Our own master plan for this site calls for constructing only two lanes up to our LEAD Innovation Studio site to minimize road requirements. Our plans call for the safest, most efficient access. We cannot use Coventry or Edison as access roads to our school, because they are not big enough to provide safe access. In addition, we do not own the land we would need to build a road from this direction, so this would require homeowners to give up easements in their yards and it would require us to spend more taxpayer dollars to buy the land.

Location Details:
At 272 acres across three parcels of land, this site was big enough to build the needed schools. We had these 19 factors in mind when we looked at land:

  • Present surroundings
  • Future surroundings
  • Proper zoning
  • Relation to population
  • Relation to other facilities
  • Site size and shape
  • Topography
  • Soils
  • Influence on design
  • Educational opportunities
  • LEED opportunities
  • Vehicular access
  • Proximity to utilities
  • Site prep costs
  • Utility extension cost
  • Adjacent improvements
  • Impact on busing cost
  • Future land use plans
  • Cost

Based on careful balancing of our 19-point criteria, the land at 68th and Waukomis best met the needs of the district for our future growth. The Erickson family owned this property for more than 50 years. They did not live on or near the property, and they were trying to develop it.

It was never public property nor open to the public.

Land Timeline:
Our April 2011 no-tax-increase bond issue election listed land purchase for future schools. Land inquiries began in 2012, but we needed to wait for the enrollment-based, long-range facility plan. Because we did additional research and public engagement on the high-school plans, the land for a high school facility was the last decision. Our April 2017 no-tax-increase bond issue was for funds to build the schools and facilities we need for our long-range facility plans.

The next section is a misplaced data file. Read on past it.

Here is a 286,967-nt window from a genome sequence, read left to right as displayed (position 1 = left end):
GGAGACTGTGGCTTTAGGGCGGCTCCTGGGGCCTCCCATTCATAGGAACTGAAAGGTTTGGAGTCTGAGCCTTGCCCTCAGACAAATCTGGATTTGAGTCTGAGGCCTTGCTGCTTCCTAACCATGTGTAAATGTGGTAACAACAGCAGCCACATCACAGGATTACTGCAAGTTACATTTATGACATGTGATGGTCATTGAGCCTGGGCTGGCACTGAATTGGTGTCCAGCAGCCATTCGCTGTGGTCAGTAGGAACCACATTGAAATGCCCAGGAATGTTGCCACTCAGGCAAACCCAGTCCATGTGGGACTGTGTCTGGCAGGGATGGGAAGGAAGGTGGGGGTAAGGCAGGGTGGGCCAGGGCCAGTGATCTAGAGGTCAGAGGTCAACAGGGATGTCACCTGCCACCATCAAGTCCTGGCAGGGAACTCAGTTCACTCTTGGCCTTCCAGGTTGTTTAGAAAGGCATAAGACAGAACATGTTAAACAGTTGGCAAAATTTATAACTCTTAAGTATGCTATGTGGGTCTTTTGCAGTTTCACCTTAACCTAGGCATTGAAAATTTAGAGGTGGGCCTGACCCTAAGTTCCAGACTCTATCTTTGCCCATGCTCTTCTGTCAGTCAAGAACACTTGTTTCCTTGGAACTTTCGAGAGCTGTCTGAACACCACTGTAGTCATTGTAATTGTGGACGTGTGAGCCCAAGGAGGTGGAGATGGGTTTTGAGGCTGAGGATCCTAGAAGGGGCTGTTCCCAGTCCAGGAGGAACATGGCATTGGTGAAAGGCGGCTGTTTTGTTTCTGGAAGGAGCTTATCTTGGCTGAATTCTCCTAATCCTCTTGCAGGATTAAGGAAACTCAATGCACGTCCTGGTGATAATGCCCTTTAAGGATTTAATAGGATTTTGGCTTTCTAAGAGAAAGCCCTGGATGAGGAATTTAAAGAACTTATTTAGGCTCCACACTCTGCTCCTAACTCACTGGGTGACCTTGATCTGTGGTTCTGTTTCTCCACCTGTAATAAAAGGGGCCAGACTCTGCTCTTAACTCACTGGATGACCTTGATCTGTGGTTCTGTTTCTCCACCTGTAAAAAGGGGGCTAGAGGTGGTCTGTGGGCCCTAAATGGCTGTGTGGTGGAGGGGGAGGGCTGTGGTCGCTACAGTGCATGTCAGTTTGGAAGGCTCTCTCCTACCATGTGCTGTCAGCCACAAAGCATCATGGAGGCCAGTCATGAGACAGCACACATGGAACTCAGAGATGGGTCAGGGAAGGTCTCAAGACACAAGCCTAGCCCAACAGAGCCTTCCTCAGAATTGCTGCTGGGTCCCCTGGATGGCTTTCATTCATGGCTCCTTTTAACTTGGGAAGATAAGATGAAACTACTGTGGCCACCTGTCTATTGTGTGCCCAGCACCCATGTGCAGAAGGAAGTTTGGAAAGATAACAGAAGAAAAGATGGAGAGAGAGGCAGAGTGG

LEAD Innovation Studio:
There are no plans currently to expand LEAD into a third high school, but we will design in it a way that will make this possible if we have enough enrollment to need another, full high school. This building will have a small footprint, minimizing the impact to our land and integrating trees. We will be targeting the LEED (version 4) design standards, and we will be replanting trees. This site is optimally located between our two current high schools.

Public Input:
These projects are part of our enrollment-based, long-range facilities plan. Beginning in 2013, we held open forums, provided an online engagement opportunity, discussed the plan at Board of Education meetings and surveyed the community for additional feedback. The Board approved the plan in March 2015.

Like all other school districts, our Board holds meetings regarding land purchases in closed session, in accordance with section 610.021(2) of the Sunshine Law. The law calls for the Board’s decision to become public upon execution of the purchase contract. The Board announced this purchase on April 27, 2017.

This is important because discussions of land purchase can affect how much we spend in taxpayer dollars. This also protects sellers, many of whom would not be willing to negotiate if their plans were public.

We are documenting the community’s concerns about the plans for our property at 68th and Waukomis. We hosted two informational presentations, and our Board officially approved the site plans for our records. We collected and recorded for our records all the questions and comments from our informational presentation on Aug. 7.

Line Creek Trail:
The section of the Line Creek Trail that runs along the edge of our property belongs to the city of Kansas City, Missouri, and we are excited to have this public amenity so close to our new schools. Our only plans for the trail are to build the pedestrian connector to it that the city requires.

Property Taxes:
These projects will not raise your taxes. Voters approved these schools as part of our 2017 no-tax-increase bond issue. Voters approved funds for purchasing lands in the April 2011 no-tax-increase bond issue.

We are working with these groups:

  • Army Corps of Engineers
  • Architects
  • Archaeologist
  • Wetlands experts
  • Fish and wildlife expert
  • Civil engineers
  • City of Kansas City, Missouri
  • Landscapers
  • LEED consultants 

View or download the site master plan (PDF) below.

download site master plan (PDF)